The first thing that can be said about vision is that we have two-dimensional images impressed on our retinas. Beyond this, we are hard-wired to perceive depth through stereoscopy and apparent size. But when we stand erect and look straight ahead, we see things arranged from low to high, from the earth to the sky -- or from floor to ceiling. When we look down at our feet we see things arranged on the ground or floor in what we call a plan view or map view, as pieces might be arranged on a chess board.

In the world around us, the horizontal and the vertical are profoundly present. Gravity determines the uprightness of trees and of our stance and controls the paths in which rocks and water falls. A puddle, lake or ocean are all flat and horizontal as gravity dictates. As for light and shadow, the primary light in the entire world's existence is the sun, starting on the horizon, moving to the zenith and then setting. It always comes from "above". We are hard-wired to interpret shadowed scenes in terms of light from above [4]. The figure below easily illustrates this.


Psychologists have long appreciated humans' propensity to see and feel and organize things in the vertical and the horizontal. Roger Shepard in particular has written eloquently about these topics [1,2,3]. In the issue of Ref. 3, many take issue with his views, but on the whole I think they are fundamentally sound.

Space is well reflected in language, including the language of quantity as in saying that "the temperature is higher today". These topics are discussed in other essays on this site.

What does this have to do with diagrams? A great deal. Diagrams, in the main, reflect the two views of the world, the vertical and the horizontal. Data graphs are typically organized vertically, with large values at the top and smaller ones at the bottom. Cross-sectional views are typically sections that are cut vertically, showing a structure, "from the side". Cutting a cake with a knife is a common example from life. Maps are the ultimate horizontally organized diagrams. Scatter plots and other visualizations lie somewhere in between. All this suggests that well-designed and readily understandable diagrams will adhere to a clear vertical or horizontal organization.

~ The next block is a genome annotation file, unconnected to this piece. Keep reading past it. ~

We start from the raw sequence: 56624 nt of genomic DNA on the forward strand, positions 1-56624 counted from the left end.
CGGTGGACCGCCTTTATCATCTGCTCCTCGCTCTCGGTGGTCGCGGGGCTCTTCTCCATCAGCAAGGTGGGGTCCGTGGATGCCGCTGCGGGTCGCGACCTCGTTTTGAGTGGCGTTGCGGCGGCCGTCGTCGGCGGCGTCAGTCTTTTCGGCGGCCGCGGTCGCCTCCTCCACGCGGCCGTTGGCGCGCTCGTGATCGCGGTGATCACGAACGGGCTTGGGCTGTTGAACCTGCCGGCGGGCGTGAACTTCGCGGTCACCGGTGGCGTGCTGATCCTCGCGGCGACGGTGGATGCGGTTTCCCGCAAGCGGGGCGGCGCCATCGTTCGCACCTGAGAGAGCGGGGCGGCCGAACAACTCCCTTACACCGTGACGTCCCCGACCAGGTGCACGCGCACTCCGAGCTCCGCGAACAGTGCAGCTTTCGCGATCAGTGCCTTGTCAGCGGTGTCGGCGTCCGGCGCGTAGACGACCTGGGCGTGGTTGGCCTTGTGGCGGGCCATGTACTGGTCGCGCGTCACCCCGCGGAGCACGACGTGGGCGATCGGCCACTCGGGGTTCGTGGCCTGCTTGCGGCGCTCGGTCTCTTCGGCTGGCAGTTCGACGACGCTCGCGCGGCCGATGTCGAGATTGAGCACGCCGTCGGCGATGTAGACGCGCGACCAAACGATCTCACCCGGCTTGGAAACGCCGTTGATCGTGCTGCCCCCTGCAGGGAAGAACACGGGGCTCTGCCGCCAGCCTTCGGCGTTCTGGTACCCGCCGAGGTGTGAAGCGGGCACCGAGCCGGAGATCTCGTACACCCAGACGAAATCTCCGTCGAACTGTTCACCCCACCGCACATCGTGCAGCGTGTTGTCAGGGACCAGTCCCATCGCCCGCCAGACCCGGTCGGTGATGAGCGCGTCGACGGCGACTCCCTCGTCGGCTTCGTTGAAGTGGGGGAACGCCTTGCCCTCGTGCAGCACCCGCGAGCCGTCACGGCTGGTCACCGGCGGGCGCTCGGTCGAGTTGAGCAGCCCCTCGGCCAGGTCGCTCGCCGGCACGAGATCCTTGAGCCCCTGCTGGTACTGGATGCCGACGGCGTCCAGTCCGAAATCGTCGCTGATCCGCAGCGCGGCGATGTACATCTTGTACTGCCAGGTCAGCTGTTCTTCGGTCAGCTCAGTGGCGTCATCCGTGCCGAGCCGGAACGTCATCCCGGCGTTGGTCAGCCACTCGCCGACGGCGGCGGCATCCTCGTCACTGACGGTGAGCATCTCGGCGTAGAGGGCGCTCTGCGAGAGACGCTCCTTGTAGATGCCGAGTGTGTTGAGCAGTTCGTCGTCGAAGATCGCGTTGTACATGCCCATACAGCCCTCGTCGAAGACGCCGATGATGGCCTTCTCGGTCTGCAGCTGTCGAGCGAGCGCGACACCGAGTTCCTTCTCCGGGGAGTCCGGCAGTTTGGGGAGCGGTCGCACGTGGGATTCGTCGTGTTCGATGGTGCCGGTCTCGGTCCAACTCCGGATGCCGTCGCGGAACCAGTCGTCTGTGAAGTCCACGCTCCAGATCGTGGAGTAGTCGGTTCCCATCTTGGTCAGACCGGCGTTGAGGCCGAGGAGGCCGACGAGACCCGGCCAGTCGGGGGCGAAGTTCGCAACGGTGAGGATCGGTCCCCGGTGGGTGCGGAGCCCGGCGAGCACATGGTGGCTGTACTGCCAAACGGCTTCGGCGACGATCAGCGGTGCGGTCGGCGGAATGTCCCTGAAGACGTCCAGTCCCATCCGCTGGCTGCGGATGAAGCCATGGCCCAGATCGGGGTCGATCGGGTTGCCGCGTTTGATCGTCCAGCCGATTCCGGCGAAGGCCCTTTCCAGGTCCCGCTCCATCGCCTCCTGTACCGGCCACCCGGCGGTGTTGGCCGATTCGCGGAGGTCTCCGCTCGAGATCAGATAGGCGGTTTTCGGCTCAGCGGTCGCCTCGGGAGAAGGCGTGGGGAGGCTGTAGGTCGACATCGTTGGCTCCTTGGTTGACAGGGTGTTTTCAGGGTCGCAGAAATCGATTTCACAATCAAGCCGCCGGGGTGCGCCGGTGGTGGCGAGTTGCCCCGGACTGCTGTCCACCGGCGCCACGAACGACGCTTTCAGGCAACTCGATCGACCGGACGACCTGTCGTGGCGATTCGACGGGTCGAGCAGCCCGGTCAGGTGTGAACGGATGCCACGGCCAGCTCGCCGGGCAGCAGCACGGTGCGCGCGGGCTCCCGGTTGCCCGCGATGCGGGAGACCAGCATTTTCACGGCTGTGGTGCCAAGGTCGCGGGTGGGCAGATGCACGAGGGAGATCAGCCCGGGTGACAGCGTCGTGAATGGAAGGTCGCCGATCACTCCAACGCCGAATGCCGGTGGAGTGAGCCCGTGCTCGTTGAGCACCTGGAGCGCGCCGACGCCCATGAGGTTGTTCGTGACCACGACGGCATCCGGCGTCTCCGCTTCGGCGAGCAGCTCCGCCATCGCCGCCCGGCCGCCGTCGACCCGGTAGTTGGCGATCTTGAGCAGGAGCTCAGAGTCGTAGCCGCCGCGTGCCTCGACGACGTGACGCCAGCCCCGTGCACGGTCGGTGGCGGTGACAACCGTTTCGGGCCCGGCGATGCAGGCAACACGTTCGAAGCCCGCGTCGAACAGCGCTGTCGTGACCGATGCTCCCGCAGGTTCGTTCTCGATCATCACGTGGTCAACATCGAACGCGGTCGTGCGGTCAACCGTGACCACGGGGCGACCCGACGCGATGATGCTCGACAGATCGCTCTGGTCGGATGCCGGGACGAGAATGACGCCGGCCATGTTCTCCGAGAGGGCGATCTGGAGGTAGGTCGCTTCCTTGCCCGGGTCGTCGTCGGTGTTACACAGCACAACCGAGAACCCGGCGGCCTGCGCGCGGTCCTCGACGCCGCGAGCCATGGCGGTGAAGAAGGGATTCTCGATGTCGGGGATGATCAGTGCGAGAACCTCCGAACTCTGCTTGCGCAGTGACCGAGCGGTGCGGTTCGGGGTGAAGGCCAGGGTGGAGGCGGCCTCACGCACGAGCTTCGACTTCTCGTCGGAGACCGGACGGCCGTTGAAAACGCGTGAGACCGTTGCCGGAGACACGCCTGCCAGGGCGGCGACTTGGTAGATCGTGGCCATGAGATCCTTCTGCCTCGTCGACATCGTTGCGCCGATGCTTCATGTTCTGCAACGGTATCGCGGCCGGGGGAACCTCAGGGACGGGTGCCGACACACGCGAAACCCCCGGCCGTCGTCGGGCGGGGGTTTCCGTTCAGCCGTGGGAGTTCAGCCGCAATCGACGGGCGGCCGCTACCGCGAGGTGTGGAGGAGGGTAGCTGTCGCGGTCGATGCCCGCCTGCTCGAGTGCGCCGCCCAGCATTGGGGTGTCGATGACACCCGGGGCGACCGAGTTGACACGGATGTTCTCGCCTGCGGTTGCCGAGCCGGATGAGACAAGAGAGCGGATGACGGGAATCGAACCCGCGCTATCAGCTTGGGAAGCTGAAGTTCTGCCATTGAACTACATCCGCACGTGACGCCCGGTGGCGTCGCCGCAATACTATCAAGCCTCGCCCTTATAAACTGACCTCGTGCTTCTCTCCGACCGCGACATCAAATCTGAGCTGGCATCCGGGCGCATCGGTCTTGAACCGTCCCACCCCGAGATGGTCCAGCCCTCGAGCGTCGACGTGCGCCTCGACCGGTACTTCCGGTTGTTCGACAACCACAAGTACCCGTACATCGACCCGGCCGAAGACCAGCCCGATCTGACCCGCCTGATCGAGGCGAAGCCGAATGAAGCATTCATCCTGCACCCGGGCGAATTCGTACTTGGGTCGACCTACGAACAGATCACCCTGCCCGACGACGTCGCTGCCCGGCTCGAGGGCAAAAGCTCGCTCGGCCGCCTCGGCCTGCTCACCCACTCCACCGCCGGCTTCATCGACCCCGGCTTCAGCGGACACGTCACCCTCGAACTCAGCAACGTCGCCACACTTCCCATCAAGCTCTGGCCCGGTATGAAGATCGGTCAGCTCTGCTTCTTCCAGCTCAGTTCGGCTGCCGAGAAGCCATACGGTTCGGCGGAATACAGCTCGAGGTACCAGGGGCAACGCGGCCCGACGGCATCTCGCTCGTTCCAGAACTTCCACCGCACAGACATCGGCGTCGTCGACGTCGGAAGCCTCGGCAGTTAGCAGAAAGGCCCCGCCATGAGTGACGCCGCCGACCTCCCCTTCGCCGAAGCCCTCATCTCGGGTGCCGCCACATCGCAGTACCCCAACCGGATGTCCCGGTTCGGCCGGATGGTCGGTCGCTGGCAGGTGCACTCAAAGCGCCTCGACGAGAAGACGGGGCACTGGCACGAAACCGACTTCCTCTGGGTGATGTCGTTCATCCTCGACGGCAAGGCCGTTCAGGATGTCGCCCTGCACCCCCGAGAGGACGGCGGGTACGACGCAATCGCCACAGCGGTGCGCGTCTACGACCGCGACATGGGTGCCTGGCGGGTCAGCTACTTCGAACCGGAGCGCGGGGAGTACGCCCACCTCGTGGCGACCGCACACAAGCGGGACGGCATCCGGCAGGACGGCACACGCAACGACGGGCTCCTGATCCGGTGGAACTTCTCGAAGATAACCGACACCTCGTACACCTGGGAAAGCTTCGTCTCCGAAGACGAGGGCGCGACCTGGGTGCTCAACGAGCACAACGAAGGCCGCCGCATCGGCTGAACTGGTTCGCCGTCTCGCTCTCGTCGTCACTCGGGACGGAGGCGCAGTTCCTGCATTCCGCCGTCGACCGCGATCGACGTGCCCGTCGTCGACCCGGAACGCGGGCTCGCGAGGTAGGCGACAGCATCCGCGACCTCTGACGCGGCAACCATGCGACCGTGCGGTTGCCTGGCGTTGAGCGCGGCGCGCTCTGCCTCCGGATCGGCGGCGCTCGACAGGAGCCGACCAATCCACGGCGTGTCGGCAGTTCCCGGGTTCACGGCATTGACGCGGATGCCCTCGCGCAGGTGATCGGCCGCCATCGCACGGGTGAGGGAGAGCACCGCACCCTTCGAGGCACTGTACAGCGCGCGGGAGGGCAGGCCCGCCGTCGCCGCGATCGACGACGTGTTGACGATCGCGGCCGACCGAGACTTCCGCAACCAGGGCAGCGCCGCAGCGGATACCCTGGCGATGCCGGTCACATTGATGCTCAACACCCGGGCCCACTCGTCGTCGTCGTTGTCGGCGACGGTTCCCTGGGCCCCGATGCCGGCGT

This said, we are capable of dealing with rotated views, so that it is not unusual for bars in bar charts to be horizontally oriented. It is common practice in science when arranging values from left to right for the larger values to be toward the right. Descartes and Fermat arranged their coordinate systems in this manner and this organization has remained with us for the intervening 300 years. It would be interesting to know if ancient carvings reflecting the passage of events depicted time from left to right. It has been my thesis that laterality in humans is the primal determinant of such things. When creating an inscription with the right hand, one can drag the instrument easily to the right and in addition see the inscription up to that point. The journal Laterality (Taylor & Francis) may hold the answers to some of these puzzles. Archaelogical evidence has been used to investigate handedness of the early hominids [5], but directionality is another topic.


1. Shepard, R. N. (1984). Ecological constraints on internal representation: Resonant kinematics of perceiving, imagining, thinking, and dreaming. Psychological Review, 91, 417-447.

2. Shepard, R. N. (1994). Perceptual-cognitive universals as reflections of the world. Psychonomic Bulletin & Review, 1(1), 2-28.

3. Shepard, R. N. (2001). Perceptual-Cognitive Universals As Reflections Of The World. Behavioral and Brain Sciences, 24(4), 581-601.

4. Mamassian, P., Goutcher, R. (2001). Prior knowledge on the illumination position. Cognition, 81, B1-B9.

5. Pobiner, B. L. (1999). The use of stone tools to determine handedness in hominids. Current Anthropology, 40(1), 90-92.

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